All other storylines from the run-down house on Cowan Street pale in comparison with this one: The body of a 24-year-old woman was found this week in a shallow grave in the side yard, and the authorities say she was a homicide victim. As of Saturday morning the police in Wilmington, N.C., had yet to release her name, but they'd arrested a man named Andrew Bernard Adams and charged him with first-degree murder.

The case became national news on Friday night, after the local media reported that Michael Jordan's high school coach, Clifton (Pop) Herring, lived at the house where the body was found. Herring, profiled in this week's issue of Sports Illustrated, himself had been arrested Thursday night, charged with resisting a public officer, and on Saturday morning he remained in jail in lieu of $300 bail. A police spokesman said Herring's arrest appeared to have little or no connection with the body's discovery.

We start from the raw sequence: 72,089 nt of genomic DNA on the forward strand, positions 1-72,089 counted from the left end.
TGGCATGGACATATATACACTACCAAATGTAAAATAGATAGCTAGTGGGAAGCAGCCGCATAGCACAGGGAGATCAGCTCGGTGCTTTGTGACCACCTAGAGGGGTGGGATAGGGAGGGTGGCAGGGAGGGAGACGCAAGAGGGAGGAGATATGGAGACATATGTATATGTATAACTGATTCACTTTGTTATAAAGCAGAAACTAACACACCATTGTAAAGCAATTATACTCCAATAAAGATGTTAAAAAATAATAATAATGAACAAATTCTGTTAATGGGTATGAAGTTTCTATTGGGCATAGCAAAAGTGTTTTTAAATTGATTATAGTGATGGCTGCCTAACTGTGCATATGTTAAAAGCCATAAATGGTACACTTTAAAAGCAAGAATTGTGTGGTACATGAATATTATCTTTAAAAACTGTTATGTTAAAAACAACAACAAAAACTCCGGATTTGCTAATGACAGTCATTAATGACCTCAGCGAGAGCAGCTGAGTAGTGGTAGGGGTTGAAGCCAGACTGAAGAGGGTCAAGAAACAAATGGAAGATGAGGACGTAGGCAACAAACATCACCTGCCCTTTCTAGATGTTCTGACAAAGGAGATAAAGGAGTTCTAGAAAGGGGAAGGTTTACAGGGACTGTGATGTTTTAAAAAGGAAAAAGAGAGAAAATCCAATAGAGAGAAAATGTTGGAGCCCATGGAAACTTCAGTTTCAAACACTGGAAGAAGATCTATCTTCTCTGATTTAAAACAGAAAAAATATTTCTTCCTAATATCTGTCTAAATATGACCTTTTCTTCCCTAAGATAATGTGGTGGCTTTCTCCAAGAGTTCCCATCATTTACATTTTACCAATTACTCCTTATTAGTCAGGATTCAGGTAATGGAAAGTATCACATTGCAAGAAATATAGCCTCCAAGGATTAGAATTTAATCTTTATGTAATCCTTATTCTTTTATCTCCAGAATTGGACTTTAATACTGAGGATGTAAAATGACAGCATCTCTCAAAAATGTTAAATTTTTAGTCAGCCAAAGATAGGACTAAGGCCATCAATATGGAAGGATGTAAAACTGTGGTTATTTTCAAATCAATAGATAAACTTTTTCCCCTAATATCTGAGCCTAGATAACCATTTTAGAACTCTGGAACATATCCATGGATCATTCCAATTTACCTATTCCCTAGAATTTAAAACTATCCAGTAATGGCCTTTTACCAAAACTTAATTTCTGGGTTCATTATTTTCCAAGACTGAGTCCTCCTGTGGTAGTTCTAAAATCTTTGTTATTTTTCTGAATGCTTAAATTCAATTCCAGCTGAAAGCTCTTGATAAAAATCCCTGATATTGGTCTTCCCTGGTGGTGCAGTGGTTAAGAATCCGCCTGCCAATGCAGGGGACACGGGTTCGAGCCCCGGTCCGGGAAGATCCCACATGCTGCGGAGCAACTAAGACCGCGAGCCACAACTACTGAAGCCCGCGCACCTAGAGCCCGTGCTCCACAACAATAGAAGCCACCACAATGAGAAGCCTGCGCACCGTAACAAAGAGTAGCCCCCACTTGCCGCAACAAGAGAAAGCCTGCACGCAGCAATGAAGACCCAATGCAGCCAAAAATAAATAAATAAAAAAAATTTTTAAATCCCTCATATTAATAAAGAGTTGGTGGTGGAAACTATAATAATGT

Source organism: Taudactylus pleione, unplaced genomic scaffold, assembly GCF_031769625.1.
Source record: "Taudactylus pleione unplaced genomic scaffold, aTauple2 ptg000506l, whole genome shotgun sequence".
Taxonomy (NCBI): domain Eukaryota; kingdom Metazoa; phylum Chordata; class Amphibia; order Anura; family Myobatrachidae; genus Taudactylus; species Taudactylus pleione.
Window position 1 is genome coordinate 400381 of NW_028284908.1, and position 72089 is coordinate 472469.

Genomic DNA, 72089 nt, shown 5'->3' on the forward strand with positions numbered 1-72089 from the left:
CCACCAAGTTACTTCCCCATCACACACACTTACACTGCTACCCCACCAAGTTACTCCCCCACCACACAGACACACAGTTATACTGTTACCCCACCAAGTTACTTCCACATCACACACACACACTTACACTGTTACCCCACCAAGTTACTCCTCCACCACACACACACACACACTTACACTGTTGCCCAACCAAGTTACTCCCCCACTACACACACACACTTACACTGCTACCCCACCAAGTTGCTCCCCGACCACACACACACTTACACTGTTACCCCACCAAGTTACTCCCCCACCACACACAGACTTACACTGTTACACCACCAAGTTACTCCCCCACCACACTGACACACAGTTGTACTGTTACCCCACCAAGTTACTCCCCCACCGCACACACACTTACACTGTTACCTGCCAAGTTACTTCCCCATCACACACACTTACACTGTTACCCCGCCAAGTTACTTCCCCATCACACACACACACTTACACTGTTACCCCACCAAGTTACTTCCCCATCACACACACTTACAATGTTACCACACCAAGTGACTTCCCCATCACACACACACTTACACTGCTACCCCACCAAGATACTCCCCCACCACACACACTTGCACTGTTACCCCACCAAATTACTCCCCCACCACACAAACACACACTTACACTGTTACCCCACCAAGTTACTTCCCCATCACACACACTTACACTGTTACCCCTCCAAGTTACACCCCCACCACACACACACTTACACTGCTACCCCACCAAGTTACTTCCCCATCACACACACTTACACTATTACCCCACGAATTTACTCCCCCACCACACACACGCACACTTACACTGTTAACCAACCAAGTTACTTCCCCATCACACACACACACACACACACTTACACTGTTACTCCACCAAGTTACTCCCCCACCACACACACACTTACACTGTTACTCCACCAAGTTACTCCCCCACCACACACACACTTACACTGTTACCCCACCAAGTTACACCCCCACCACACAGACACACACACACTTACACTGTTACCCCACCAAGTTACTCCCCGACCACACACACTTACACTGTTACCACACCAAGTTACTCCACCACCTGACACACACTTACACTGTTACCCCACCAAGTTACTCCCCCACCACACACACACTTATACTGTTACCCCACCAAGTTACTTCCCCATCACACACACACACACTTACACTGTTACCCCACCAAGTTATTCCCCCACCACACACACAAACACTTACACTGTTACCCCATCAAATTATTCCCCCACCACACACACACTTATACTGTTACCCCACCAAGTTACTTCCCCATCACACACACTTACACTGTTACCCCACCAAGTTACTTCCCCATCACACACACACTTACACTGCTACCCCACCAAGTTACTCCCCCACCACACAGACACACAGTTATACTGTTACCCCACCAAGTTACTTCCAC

There are many questions still to be answered about this case, and they have nothing to do with basketball. But the case is also the most extreme example of the desperate circumstances Herring has faced since he fell into mental illness and substance abuse almost 30 years ago.

The house on Cowan Street is owned by Leroy Grady, an old family friend of the Herrings. Clifton Herring is the only official tenant at the house, but when Herring let his adopted brother move in, Grady didn't do anything to stop it. From then on, an increasing number of Wilmington's homeless and destitute began loitering in the yard. All kinds of strange characters showed up, including Andrew Bernard Adams, the convicted sex offender who was later charged in the woman's murder.

"Clifton let Bernard move in, because Bernard promised to give him food stamps," Grady said in a phone interview on Saturday morning.

It is not at all clear what Herring knew about the murder, either before or afterward. An officer at the Wilmington Police Department said no one could comment on the matter before Tuesday. But it's important to remember that Herring is mentally ill, and so he's not capable of doing the kinds of things we'd expect from responsible citizens. Grady, the landlord, doubts that Herring had any involvement.

Grady said he has previously gone before a judge to have Herring committed, but he was unsuccessful.

"Somebody has to get this guy some help," he said. "Because I can't do it by myself."

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